Gabrielle Gurley

Gabrielle Gurley is The American Prospect’s deputy editor. Her email is

Recent Articles

Michael Brown’s Body, Struggle, and Progress

On August 9, 2014, Darren Wilson shot Michael Brown dead in Ferguson, Missouri. In a final act of white supremacy, the police could not be bothered to cover up his mortal remains. As his body lay in the hot Missouri sun, a new civil rights movement erupted.

Because Michael Brown died that day, Wesley Brown now heads to the St. Lous County prosecutor's office.

Like Watts and Detroit and Crown Heights, Ferguson became shorthand for American racial injustice and unrest. It also served as a catalyst for a small group of people to rise up and underscore that “Black Lives Matter,” a simple rendering of a human condition that sparked an international movement.

Ferguson laid bare the instruments of institutional racism. White officials had long balanced the town’s books on the backs of African Americans through a devious if banal regimen of fines and court fees. The outrage, the headlines, and the federal investigations compelled the resignations of the police officer who killed Brown, the police chief, a municipal judge, and several other municipal officials.

Bob McCulloch, the long-time St. Louis County prosecutor charged with investigating the young man’s death was made of sterner stuff. He refused to step aside and bring in a special investigator to handle the probe into the shooting—even though his own police officer father had been killed by a black man, even though he had deep connections among Ferguson’s finest. Riots broke out again after a grand jury declined to indict the officer who shot Brown.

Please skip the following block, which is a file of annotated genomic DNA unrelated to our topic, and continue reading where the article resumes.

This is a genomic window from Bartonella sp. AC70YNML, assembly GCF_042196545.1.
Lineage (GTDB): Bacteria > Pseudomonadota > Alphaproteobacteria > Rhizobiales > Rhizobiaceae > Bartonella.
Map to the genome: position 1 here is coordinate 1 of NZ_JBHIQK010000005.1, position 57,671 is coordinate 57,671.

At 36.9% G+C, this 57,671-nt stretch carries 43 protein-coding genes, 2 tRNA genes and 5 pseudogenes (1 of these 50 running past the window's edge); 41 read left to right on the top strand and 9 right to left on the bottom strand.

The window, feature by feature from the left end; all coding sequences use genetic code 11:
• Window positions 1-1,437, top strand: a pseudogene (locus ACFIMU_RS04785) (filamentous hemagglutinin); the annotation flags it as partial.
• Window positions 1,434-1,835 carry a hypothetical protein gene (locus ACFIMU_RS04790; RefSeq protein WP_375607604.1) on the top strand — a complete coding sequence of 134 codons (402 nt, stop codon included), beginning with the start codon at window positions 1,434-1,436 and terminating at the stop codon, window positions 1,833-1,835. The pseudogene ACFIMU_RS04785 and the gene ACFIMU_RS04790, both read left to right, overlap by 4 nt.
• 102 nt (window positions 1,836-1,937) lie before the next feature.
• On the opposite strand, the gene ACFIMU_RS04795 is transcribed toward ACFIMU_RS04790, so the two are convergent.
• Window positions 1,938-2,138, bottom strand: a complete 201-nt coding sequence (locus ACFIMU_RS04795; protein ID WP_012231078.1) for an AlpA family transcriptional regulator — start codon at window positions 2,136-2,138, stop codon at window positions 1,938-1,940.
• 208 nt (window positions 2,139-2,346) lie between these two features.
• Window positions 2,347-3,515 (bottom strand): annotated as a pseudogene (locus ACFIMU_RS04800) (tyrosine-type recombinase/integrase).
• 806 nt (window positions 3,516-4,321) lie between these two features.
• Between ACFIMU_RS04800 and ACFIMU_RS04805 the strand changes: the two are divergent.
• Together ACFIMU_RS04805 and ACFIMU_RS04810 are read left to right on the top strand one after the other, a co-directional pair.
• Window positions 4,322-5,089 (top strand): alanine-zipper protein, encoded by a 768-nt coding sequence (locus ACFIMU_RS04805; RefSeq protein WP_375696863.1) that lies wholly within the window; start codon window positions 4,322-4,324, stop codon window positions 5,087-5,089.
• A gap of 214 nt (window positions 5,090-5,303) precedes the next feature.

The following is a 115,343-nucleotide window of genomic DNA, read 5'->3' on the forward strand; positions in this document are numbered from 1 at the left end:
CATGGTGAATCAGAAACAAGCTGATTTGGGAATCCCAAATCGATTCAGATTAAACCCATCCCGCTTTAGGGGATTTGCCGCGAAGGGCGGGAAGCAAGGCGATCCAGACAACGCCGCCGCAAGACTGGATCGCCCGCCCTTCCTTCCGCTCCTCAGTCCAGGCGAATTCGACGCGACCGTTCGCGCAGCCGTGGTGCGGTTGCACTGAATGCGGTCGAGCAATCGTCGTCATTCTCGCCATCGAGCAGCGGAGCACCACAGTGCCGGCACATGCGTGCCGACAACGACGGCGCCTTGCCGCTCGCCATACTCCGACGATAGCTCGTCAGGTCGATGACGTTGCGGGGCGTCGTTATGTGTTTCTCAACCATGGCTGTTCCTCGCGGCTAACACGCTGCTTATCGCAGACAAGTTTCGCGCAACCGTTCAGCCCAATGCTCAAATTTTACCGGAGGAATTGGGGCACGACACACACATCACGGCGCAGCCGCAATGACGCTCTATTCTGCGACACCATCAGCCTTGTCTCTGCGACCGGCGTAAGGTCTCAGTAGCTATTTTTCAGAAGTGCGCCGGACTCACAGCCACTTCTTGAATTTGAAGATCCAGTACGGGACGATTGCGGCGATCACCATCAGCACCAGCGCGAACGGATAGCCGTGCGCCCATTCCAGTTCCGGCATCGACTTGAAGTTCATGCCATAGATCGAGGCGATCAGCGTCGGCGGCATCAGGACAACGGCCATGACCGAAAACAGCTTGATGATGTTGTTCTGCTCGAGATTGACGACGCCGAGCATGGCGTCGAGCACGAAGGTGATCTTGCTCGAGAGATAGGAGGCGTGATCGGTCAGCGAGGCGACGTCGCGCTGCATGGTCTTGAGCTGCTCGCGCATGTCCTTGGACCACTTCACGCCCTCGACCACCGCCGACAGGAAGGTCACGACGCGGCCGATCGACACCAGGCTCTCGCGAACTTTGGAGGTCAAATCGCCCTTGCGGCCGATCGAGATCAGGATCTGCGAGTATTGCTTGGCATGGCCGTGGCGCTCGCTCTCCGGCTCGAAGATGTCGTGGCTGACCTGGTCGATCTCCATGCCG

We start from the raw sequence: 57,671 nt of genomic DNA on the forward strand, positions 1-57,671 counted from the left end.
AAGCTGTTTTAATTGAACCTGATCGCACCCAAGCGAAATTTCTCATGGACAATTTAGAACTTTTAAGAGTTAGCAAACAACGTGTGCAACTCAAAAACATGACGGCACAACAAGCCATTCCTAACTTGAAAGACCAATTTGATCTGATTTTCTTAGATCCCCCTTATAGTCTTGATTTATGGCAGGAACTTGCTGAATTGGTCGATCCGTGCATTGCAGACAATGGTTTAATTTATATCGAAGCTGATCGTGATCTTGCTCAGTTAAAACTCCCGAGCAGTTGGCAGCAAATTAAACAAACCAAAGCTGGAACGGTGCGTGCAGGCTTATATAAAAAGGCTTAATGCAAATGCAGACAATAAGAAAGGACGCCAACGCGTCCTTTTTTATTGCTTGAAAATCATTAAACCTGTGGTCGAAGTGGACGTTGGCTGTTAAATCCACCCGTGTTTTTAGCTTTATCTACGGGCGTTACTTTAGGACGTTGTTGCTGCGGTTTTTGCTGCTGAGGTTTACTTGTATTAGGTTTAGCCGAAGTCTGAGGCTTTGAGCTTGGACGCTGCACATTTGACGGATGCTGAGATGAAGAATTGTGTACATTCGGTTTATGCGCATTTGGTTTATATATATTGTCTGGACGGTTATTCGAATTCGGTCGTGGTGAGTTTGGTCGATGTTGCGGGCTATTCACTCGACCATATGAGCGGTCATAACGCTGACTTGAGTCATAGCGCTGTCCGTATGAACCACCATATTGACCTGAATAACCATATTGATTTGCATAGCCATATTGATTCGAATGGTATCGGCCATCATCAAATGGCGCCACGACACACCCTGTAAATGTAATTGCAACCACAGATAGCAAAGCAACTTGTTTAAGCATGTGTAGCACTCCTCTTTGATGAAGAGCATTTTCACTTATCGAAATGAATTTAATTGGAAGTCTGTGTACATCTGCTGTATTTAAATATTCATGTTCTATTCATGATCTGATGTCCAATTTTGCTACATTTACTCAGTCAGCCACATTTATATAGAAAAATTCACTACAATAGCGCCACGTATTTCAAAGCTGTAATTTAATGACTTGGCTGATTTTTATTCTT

Michael Brown was about same age as Wesley Bell’s own son. Bell’s own father was cop. After Brown’s death, Bell began preaching a gospel of community policing. He ran for Ferguson City Council and won. African Americans had the power of the vote secured by humiliation, bloody beatings, and death. That right had atrophied but was newly ascendant. Then the city council member decided to go after the prosecutor’s seat.

Bob McCulloch personified The System. Wesley Bell campaigned on community policing, promises to reform cash bail, and a pledge not to seek the death penalty. He won a passionate and diverse following of local and national supporters.

What he didn’t have, most people thought, was a chance at winning. 

On Tuesday, he polished off McCulloch by a wide margin in Democratic primary. There are no other opponents on the November ballot.

Frederick Douglass had this to say about struggle, progress, and the challenge before Africa’s descendants in America:

If there is no struggle, there is no progress. Those who profess to favor freedom and yet deprecate agitation are men who want crops without plowing up the ground; they want rain without thunder and lightning. They want the ocean without the awful roar of its many waters.

This struggle may be a moral one, or it may be a physical one, and it may be both moral and physical, but it must be a struggle. Power concedes nothing without a demand. It never did and it never will.

Find out just what any people will quietly submit to and you have found out the exact measure of injustice and wrong, which will be imposed upon them, and these will continue till they are resisted with either words or blows, or with both. The limits of tyrants are prescribed by the endurance of those whom they oppress. …

If we ever get free from the oppressions and wrongs heaped upon us, we must pay for their removal. We must do this by labor, by suffering, by sacrifice, and if needs be, by our lives and the lives of others.

Racism Merges into New York’s Ride-Hailing Debate

To fight traffic congestion, the New York City Council plans to vote on new curbs on Uber and Lyft. But some civil rights advocates are not on board.